( T )are shown in ﬁgures 5, 6, 7, 8, 9 for different interpolation
methods . The 3-D plots show the variation in minimum stop- band attenuations, for the differing interpolation techniques. One interesting point gained from the these graphs is how little the minimum stop-band attenuation varies with increasing ( T ) (the number of target taps). This effect is evident within all the
resultant ternary ﬁlters. Hence, there is no need to use large numbers of taps in the target impulse response. This allows the total amount of single-bit taps to remain low, thereby increasing the ternary ﬁlters efﬁciency.
Target Frequency Response
Frequency (Hz)
Normalized target ﬁlter frequency response with 32 taps and
pass-band edges deﬁned by the normalized frequencies f _{p} = 0 . 2 and
f _{z} = 0 . 3.
Fig. 4.
Fig. 5.
Graph of Ternary Taps generated from a spline interpolation
of a target response.
The cubic technique in ﬁgure 9, shows a saturation at approximately 25 dB. Hence, due to the poor stop-band performance, this technique will no longer be discussed and will be ruled out from use in ternary ﬁltering. The graphs in ﬁgures 5, 6, 7 and 8 clearly show that the spline, fft, linear, and nearest neighbor interpolation methods generate the high- est stop-band attenuations. These techniques are capable of generating in excess of 30 dB stop-band attenuation, at higher over-sampling ratios. The spline, fft, and linear techniques (see ﬁgures 5, 6, and 7) show the highest stop-band attenuations, also the least variation in minimum stop-band attenuation. The nearest neighbor stop-band attenuation varies more than other techniques with the OSR , and hence it is also ruled out as suitable for ternary ﬁltering.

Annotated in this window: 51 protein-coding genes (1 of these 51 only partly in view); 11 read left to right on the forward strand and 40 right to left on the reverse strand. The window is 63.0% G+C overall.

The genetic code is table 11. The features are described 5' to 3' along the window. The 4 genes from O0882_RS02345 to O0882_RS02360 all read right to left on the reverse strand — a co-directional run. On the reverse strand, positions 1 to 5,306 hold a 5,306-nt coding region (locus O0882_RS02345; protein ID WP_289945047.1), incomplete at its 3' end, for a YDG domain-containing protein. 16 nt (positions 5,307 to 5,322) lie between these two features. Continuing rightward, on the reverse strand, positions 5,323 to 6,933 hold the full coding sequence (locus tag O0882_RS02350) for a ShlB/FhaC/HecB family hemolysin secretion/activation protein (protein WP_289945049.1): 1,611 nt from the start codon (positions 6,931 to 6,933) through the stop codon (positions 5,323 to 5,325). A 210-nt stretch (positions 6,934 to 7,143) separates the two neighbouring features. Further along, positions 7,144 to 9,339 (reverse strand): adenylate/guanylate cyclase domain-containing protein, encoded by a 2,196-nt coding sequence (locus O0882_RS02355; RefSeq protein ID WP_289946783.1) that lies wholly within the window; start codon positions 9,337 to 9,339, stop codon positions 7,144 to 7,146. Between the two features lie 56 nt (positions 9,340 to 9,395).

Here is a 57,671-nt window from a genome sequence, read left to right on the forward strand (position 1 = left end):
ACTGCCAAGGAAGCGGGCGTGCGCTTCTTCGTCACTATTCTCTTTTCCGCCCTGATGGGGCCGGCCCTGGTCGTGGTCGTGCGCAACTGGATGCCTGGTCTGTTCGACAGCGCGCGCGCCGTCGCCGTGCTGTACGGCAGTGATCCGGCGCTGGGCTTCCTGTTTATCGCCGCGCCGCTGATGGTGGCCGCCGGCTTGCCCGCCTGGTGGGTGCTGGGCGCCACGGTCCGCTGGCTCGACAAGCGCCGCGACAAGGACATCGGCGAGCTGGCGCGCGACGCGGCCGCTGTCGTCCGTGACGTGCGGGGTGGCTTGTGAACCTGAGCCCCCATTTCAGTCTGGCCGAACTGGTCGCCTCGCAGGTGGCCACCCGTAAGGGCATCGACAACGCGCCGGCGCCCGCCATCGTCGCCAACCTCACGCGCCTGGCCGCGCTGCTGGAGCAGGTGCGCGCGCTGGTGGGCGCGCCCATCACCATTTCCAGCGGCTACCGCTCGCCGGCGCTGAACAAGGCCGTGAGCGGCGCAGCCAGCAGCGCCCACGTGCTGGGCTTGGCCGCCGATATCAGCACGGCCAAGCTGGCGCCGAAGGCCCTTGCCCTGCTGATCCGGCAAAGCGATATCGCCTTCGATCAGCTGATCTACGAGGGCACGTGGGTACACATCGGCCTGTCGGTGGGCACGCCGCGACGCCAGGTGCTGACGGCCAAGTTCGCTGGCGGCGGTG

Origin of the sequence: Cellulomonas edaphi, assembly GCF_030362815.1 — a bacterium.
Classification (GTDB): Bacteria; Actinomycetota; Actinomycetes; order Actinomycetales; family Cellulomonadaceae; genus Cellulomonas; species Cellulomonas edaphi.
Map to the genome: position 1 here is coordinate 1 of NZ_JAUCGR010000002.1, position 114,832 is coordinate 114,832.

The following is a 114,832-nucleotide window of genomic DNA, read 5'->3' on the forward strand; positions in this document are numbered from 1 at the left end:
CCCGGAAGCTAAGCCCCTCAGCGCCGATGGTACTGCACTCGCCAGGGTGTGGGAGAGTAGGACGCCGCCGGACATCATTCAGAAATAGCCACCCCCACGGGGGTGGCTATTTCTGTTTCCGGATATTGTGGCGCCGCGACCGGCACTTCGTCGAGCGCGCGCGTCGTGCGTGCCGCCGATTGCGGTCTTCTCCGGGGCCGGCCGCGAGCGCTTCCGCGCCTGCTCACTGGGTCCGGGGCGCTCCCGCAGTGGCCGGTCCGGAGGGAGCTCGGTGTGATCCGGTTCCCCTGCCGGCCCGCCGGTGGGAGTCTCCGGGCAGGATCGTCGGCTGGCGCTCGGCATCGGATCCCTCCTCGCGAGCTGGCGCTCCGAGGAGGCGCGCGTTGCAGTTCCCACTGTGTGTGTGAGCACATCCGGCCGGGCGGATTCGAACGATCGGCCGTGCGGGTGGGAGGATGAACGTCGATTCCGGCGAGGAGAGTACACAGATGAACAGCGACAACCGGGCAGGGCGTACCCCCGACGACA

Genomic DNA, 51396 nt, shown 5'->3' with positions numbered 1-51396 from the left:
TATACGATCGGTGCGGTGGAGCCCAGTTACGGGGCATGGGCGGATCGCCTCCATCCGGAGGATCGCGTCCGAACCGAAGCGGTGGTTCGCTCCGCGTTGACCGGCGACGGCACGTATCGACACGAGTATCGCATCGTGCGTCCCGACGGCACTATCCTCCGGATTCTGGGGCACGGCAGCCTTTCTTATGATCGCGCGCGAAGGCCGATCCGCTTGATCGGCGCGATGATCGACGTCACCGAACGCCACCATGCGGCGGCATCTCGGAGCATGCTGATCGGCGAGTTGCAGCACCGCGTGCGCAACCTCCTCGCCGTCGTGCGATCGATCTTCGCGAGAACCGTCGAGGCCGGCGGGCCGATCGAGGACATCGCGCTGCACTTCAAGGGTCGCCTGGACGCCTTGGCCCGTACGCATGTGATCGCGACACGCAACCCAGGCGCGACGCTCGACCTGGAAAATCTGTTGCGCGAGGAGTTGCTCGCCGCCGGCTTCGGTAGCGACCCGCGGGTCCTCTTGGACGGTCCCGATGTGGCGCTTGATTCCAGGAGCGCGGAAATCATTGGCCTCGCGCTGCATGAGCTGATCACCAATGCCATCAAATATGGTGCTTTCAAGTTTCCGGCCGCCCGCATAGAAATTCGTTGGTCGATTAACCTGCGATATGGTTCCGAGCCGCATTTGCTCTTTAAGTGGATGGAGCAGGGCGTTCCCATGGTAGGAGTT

_{I}_{I}_{I}_{.} _{T}_{H}_{E} REMODULATING FILTER
The ternary FIR ﬁlter suffers from two disadvantages. First, it still contains some high frequency noise due to the coarse quantization of both the impulse response and the input signal. Second, it also produces a multi-bit output. Such an output is not as conducive to efﬁcient hardware processing as the single-bit output. To put the output in a single-bit format and to reduce some of the high frequency noise, a recursive remodulating ﬁlter is used as shown in ﬁgure 1. The tasks of remodulating the output of the ternary ﬁlter and reducing the high frequency noise cannot be achieved efﬁciently by using conventional digital Σ∆M. These modulators generally
Fig. 6.
Graph of Ternary Taps generated from a FFT interpolation
of a target response.
Fig. 7.
Graph of Ternary Taps generated from a linear interpolation
of a target response.